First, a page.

Making my space beautiful and colorful inspires me when I am creating.

Often we have to think out of the box not only when creating art, but also when decorating a home or studio.

I hope this will give someone else some ideas.

Thursday, June 14, 2012

Quilting Tutorial–Marking Difficult Fabric–Part 2

For the triangular spaces I had left to quilt on the each side of the quilt I chose to use straight lines. The piece didn’t call for any more curved quilting lines.

quiltforjessicasroommarkingandquilting 1stsetoflines

I used a ruler and my Chalkoner to mark a set of lines to quilt on one of the triangles.


The next step was to quilt this set of lines.


Using the even feed foot I am continuing quilting all the lines I have drawn.


To stitch the second set of lines 1/2 inch to the right of the first set I put the needle in the far right position and followed the first stitching with the left edge of the presser foot.


I drew the second set of lines on the other side of the triangle the same way I drew the first set.

I stitched all the lines starting at the inside edge of the triangle section and finished at the outer edge of the quilt.

I stitched the drawn lines first and then set the needle position to the far left and stitched 1/2 inch away from the lines.


This shows the complete quilting on one of the triangles. I did one triangle at a time from start to finish.

By the time I finished each triangle you could no longer see the lines I had marked with my Chalkoner.

I really enjoy the quilting process. I enjoy doing the stitching and I love to see how the quilting that is done in harmony with the quilt adds so much to the piece.

I feel like I am on the home stretch with this quilt as I only have to trim the edges, bind it and add casings to both the top and bottom edges

Wednesday, June 13, 2012

Quilting Tutorial: Marking Difficult Fabrics–Part 1

When I showed the quilt I am finishing for Jessica’s room I had questions about how I was going to mark the sections I had yet to do.

They were very legitimate questions as the background fabric is one of those that is hard to see marks on.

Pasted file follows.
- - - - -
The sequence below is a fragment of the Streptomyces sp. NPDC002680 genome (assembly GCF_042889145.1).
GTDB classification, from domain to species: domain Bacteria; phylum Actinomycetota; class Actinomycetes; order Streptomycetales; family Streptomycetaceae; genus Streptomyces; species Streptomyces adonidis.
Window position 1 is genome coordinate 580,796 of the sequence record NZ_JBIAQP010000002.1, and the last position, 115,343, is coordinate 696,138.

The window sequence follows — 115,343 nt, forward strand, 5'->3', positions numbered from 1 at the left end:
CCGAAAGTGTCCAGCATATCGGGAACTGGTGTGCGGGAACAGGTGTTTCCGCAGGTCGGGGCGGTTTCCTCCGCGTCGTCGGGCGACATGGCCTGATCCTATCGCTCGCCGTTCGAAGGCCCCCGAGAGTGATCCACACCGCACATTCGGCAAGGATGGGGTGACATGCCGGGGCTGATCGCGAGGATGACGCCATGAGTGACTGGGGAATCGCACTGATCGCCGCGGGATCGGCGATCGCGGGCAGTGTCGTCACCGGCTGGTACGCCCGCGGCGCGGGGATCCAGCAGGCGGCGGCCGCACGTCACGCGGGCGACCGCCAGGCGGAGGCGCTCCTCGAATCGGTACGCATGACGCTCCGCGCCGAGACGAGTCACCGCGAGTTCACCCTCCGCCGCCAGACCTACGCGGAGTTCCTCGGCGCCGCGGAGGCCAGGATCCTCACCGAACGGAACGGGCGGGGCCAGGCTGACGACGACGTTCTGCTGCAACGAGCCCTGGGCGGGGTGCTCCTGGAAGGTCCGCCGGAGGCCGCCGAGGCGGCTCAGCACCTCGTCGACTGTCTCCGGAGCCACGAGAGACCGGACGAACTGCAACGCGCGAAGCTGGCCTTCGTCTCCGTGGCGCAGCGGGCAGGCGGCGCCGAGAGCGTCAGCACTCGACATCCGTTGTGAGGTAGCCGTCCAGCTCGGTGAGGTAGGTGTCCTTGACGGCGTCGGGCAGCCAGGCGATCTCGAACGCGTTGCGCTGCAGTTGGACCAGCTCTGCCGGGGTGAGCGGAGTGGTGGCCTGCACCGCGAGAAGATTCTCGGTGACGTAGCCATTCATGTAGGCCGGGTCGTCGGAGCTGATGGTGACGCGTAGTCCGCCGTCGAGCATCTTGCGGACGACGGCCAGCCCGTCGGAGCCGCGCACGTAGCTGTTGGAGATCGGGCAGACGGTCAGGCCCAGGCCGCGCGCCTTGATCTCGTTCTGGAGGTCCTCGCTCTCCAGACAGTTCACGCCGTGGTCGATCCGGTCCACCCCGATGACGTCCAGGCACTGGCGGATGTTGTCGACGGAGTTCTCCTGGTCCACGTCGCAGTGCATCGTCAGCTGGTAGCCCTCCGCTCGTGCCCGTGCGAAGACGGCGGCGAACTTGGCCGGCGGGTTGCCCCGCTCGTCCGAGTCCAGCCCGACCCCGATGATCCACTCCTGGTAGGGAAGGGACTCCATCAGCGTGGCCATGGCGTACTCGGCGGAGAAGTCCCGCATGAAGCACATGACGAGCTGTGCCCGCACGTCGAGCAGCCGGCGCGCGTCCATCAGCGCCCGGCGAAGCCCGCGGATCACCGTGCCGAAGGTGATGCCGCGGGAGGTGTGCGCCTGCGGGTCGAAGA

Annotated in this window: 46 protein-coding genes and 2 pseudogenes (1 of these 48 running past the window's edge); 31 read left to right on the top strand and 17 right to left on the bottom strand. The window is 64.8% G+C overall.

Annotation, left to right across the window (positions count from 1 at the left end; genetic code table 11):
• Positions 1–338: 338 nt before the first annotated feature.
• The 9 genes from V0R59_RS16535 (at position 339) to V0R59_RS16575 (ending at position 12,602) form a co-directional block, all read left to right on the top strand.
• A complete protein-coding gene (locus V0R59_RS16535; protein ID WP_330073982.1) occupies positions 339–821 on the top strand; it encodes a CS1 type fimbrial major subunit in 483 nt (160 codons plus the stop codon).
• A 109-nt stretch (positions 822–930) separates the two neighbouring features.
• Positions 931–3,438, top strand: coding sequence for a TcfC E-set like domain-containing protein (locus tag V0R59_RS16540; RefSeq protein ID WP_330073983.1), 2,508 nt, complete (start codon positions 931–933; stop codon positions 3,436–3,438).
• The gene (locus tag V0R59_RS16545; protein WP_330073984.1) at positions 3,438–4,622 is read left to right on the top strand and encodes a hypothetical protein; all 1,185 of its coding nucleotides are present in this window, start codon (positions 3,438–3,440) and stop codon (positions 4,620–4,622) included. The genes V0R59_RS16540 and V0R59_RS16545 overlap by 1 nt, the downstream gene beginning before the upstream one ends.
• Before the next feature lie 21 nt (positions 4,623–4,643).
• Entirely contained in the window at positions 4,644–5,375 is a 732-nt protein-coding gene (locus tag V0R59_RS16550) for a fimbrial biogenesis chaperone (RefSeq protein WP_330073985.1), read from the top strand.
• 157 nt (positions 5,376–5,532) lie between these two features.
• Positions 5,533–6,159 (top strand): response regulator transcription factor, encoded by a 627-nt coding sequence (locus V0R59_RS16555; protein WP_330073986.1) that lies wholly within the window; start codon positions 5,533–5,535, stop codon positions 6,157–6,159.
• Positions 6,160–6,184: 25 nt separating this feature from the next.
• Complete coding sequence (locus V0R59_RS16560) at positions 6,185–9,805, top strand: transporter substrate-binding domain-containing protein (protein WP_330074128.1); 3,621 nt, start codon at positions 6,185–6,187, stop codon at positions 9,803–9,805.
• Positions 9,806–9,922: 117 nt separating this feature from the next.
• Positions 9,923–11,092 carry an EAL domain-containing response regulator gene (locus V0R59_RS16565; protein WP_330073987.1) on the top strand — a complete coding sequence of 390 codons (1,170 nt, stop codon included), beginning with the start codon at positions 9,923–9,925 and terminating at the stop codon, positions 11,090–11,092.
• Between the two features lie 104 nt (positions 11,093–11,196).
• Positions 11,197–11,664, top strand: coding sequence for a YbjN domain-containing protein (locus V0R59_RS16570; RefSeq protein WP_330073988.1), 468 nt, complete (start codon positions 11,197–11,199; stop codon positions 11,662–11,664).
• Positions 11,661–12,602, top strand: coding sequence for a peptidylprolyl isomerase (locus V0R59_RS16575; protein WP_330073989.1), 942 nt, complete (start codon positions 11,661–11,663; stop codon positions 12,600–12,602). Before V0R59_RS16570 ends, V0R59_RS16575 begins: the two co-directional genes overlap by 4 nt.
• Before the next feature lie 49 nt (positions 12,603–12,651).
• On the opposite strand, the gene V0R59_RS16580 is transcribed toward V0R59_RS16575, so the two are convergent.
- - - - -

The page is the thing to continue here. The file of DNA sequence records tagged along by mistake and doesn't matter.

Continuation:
Add to that the fact that there is already a layer of wool batting behind the fabric because most of the quilt has already been quilted.


These are my 2 favorite things for marking quilting lines.

The Chalkoner has a wheel at the bottom and it dispenses a very fine line of chalk. I only use the white powder as the colors were difficult to impossible to remove.

I have had mine “forever” and had to do a Google search to find a source if you are interested in this.

It can be refilled. I have never used up the chalk in my original one.

I also use the Clover tailor’s chalk that you can get here.

You may have other favorite marking devices but these work better than anything else I have tried and I probably have tried them all!


I made a pattern for my quilting lines from a piece of heavy template plastic. I laid this on one section of the quilt and marked all the horizontal quilting curved lines.

I used the Chalkoner. By the time I finished quilting you could no longer see any of the marking. I sometimes have to remark some areas.


I then did the same thing for the vertical curves. It is not easy to see the quilting on the pictures of this quilt. To me that is not a big deal. The quilting design enhances the design of the quilt. To me that is what quilting should do, not shout so loud it overpowers what you have created with your piecing.

Stay tuned and tomorrow I will share with you the way I quilted the triangle sections on the edges of this quilt.

In case you haven’t seen the entire quilt I’m adding a photo of it.